How well do you recognize logos that you see every day? Probably very well. Let’s put it to the test. I have provided the portions of popular logos below. Can you guess which organization they represent?

How did you do? Here are the answers:

  1. Nike
  2. Burger King
  3. CNN
  4. Disney
  5. Pizza Hut

Americans have become so good at recognizing logos, that there is even an iPhone App that permits you to compete with your friends and guess the logo among false ones. Here are a few examples. Can you guess which one is correct?


Here are the answers:

  1. Google -#6
  2. YouTube -#1
  3. McDonalds -#3

If you want to test your knowledge further, you can demo the app on YouTube.

So how does this relate to your studying? It’s simple really. Your brain has very strong visual recognition and retrieval paths. Without you even knowing it, it stores information about logos. Advertising companies know this, which is why they rely so heavily on imagery.

Your ability to recall information will be enhanced if you can use visual retrieval cues. Here are some techniques to try.

  • Use imagery. For example, I learned as a child to distinguish the words vertical and horizontal by associating the latter with a horizon. The sunset helped me know that horizon meant across while vertical was up and down.
  • Organize information. In your own words, create an outline of the information, which will help you picture the information. Pay attention to the headings and subheadings in your textbook. Once you have internalized the visual scheme or hierarchy of information, each piece of information will serve as an effective cue for the others.  Knowing the organization will also prove helpful if you have to write an essay for an exam because you will already have some structure to your thoughts.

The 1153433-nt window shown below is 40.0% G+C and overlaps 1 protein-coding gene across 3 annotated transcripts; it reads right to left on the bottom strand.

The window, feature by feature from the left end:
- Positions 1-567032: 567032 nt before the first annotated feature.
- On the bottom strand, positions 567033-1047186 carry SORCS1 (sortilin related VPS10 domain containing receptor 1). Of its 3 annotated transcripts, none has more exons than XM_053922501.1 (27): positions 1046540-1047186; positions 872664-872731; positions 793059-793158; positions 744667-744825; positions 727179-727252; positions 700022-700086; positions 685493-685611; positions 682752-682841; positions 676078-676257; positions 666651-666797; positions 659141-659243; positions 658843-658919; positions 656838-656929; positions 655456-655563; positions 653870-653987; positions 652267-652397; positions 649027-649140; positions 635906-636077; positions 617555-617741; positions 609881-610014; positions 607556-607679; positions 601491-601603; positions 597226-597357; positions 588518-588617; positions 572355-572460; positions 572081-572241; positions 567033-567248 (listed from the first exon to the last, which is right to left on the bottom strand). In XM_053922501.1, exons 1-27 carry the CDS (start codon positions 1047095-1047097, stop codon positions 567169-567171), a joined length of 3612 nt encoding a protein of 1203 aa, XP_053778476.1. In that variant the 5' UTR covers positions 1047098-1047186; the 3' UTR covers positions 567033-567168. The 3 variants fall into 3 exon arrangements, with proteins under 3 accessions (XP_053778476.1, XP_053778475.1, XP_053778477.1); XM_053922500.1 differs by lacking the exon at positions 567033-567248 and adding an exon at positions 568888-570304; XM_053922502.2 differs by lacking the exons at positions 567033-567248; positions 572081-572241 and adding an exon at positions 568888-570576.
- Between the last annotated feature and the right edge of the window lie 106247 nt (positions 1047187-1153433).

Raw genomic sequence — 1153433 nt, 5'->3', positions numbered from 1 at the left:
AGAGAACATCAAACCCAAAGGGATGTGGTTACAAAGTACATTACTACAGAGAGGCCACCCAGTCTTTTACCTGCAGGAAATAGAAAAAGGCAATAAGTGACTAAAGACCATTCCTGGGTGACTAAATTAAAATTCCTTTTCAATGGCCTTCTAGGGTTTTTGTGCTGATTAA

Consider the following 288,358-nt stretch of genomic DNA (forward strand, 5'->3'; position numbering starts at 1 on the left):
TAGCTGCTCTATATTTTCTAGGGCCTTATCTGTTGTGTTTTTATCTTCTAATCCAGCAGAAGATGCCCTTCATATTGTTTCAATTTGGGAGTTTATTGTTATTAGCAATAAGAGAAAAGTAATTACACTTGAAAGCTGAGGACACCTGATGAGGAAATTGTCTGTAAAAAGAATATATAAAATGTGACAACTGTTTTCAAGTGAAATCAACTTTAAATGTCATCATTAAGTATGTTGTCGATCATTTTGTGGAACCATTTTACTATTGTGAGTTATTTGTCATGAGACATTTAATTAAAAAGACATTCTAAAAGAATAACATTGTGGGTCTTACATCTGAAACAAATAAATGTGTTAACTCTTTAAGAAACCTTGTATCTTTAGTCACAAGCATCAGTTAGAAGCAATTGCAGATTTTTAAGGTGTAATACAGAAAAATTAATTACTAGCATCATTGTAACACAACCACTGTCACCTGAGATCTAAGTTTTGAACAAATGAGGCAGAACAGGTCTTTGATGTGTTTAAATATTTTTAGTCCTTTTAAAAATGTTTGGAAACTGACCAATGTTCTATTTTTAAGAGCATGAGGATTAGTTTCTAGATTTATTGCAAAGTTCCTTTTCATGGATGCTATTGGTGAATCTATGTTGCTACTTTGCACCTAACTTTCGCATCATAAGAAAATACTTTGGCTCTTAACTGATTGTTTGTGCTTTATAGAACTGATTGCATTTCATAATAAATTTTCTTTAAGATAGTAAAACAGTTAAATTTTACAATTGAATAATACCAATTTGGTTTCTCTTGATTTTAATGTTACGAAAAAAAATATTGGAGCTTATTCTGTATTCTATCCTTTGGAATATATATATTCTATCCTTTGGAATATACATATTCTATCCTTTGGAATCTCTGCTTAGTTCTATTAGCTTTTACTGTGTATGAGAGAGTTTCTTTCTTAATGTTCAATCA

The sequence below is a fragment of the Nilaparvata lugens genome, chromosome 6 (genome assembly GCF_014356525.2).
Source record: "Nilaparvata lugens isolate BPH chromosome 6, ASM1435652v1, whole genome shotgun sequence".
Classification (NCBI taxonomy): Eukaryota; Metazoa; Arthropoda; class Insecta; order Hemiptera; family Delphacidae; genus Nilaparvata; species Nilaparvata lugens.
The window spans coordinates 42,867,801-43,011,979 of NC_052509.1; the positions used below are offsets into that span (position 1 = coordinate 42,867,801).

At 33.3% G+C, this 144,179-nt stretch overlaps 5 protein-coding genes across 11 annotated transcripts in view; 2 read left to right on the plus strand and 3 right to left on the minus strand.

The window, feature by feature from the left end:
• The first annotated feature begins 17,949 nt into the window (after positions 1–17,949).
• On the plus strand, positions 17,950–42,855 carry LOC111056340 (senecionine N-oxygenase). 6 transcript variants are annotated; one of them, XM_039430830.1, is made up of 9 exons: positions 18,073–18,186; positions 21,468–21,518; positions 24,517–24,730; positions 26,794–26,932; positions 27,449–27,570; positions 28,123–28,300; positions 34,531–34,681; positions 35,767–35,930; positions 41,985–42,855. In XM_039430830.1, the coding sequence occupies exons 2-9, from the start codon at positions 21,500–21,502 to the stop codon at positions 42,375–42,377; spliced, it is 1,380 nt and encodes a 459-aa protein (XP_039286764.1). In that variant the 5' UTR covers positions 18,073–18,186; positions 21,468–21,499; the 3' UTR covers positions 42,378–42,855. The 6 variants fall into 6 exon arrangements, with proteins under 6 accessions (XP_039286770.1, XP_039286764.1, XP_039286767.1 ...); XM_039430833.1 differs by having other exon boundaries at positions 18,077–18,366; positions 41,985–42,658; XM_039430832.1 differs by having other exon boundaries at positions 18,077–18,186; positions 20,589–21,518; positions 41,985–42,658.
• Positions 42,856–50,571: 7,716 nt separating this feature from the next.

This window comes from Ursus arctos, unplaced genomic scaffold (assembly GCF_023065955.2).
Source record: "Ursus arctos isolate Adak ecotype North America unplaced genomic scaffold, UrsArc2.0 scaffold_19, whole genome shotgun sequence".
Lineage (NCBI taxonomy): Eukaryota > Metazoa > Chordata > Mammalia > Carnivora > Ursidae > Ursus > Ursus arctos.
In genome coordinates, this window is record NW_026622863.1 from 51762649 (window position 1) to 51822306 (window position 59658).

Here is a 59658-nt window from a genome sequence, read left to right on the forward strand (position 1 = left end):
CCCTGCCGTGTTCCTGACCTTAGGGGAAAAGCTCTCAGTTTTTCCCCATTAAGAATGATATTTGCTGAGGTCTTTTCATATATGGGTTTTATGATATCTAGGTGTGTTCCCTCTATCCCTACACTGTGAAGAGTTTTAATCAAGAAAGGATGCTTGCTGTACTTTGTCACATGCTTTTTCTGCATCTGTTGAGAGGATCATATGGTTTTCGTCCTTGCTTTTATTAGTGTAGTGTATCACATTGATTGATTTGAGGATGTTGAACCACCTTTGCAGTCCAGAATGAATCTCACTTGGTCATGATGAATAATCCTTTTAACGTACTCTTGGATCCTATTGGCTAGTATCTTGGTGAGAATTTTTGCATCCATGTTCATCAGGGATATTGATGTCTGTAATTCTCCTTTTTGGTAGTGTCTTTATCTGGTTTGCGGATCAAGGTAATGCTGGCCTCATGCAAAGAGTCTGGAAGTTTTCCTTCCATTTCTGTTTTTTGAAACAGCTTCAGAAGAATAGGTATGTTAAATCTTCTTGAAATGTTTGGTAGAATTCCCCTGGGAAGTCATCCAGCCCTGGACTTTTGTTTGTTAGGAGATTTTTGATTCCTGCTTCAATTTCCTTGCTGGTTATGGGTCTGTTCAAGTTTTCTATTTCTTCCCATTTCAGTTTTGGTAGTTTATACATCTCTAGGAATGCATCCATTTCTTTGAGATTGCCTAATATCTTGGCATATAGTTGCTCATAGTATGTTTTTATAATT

• Create a visual picture of the information. If you are in a history class, create a chain of events or a timeline of important dates. Draw a cycle or flow chart for your biology class. If you are not artistic, use the SmartArt that is available to you in the Insert ribbon of Microsoft Word or PowerPoint.
  • Go to class and take notes. If you are not in class you miss the opportunity to see and hear the information. This cannot be duplicated by simply obtaining a copy of a classmate’s notes. Taking your own notes forces you to translate the information into your own words, while you create a visual study aid for you to use in the future. Also, consider highlighting your notes in different colors. For example, you can use a pink highlighter in your history class to note dates, while blue can signal a name  and yellow can identify an event.

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